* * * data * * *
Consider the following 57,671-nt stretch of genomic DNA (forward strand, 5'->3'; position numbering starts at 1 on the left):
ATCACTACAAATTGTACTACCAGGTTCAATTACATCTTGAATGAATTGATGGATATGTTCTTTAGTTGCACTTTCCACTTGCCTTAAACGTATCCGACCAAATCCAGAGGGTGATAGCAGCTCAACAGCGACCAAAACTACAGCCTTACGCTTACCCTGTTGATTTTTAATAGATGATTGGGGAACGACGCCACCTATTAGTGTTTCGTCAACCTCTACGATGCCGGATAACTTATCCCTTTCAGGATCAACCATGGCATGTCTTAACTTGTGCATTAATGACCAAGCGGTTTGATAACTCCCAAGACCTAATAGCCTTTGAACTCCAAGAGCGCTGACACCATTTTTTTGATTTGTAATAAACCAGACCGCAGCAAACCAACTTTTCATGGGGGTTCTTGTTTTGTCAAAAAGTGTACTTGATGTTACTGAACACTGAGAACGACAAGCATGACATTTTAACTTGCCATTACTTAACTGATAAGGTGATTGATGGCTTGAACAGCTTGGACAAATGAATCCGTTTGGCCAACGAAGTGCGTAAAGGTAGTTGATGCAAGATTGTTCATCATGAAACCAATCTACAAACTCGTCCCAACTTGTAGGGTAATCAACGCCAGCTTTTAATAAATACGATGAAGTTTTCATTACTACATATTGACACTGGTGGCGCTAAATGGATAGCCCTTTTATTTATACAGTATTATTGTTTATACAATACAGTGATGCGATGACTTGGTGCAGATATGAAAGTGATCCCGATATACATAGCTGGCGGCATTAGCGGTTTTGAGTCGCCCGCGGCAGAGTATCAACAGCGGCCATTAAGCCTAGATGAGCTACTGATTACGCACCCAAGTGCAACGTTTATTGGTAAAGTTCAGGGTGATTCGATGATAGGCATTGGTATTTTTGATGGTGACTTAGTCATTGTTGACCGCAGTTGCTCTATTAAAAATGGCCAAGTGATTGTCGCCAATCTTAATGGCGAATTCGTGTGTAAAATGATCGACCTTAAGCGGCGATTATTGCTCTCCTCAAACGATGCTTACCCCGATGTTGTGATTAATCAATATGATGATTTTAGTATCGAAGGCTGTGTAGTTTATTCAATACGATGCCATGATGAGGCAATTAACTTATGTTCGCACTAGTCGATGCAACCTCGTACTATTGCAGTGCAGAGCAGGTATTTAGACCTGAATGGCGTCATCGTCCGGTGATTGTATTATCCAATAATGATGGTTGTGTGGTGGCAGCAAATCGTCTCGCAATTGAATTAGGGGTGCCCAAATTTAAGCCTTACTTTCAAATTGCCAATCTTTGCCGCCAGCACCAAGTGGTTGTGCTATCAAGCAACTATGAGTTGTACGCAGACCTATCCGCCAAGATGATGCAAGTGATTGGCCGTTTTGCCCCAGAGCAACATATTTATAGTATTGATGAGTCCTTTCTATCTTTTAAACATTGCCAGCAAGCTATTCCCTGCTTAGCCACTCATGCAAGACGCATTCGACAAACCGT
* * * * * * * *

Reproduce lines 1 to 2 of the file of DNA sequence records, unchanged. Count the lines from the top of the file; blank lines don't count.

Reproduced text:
Consider the following 57,671-nt stretch of genomic DNA (forward strand, 5'->3'; position numbering starts at 1 on the left):
ATCACTACAAATTGTACTACCAGGTTCAATTACATCTTGAATGAATTGATGGATATGTTCTTTAGTTGCACTTTCCACTTGCCTTAAACGTATCCGACCAAATCCAGAGGGTGATAGCAGCTCAACAGCGACCAAAACTACAGCCTTACGCTTACCCTGTTGATTTTTAATAGATGATTGGGGAACGACGCCACCTATTAGTGTTTCGTCAACCTCTACGATGCCGGATAACTTATCCCTTTCAGGATCAACCATGGCATGTCTTAACTTGTGCATTAATGACCAAGCGGTTTGATAACTCCCAAGACCTAATAGCCTTTGAACTCCAAGAGCGCTGACACCATTTTTTTGATTTGTAATAAACCAGACCGCAGCAAACCAACTTTTCATGGGGGTTCTTGTTTTGTCAAAAAGTGTACTTGATGTTACTGAACACTGAGAACGACAAGCATGACATTTTAACTTGCCATTACTTAACTGATAAGGTGATTGATGGCTTGAACAGCTTGGACAAATGAATCCGTTTGGCCAACGAAGTGCGTAAAGGTAGTTGATGCAAGATTGTTCATCATGAAACCAATCTACAAACTCGTCCCAACTTGTAGGGTAATCAACGCCAGCTTTTAATAAATACGATGAAGTTTTCATTACTACATATTGACACTGGTGGCGCTAAATGGATAGCCCTTTTATTTATACAGTATTATTGTTTATACAATACAGTGATGCGATGACTTGGTGCAGATATGAAAGTGATCCCGATATACATAGCTGGCGGCATTAGCGGTTTTGAGTCGCCCGCGGCAGAGTATCAACAGCGGCCATTAAGCCTAGATGAGCTACTGATTACGCACCCAAGTGCAACGTTTATTGGTAAAGTTCAGGGTGATTCGATGATAGGCATTGGTATTTTTGATGGTGACTTAGTCATTGTTGACCGCAGTTGCTCTATTAAAAATGGCCAAGTGATTGTCGCCAATCTTAATGGCGAATTCGTGTGTAAAATGATCGACCTTAAGCGGCGATTATTGCTCTCCTCAAACGATGCTTACCCCGATGTTGTGATTAATCAATATGATGATTTTAGTATCGAAGGCTGTGTAGTTTATTCAATACGATGCCATGATGAGGCAATTAACTTATGTTCGCACTAGTCGATGCAACCTCGTACTATTGCAGTGCAGAGCAGGTATTTAGACCTGAATGGCGTCATCGTCCGGTGATTGTATTATCCAATAATGATGGTTGTGTGGTGGCAGCAAATCGTCTCGCAATTGAATTAGGGGTGCCCAAATTTAAGCCTTACTTTCAAATTGCCAATCTTTGCCGCCAGCACCAAGTGGTTGTGCTATCAAGCAACTATGAGTTGTACGCAGACCTATCCGCCAAGATGATGCAAGTGATTGGCCGTTTTGCCCCAGAGCAACATATTTATAGTATTGATGAGTCCTTTCTATCTTTTAAACATTGCCAGCAAGCTATTCCCTGCTTAGCCACTCATGCAAGACGCATTCGACAAACCGT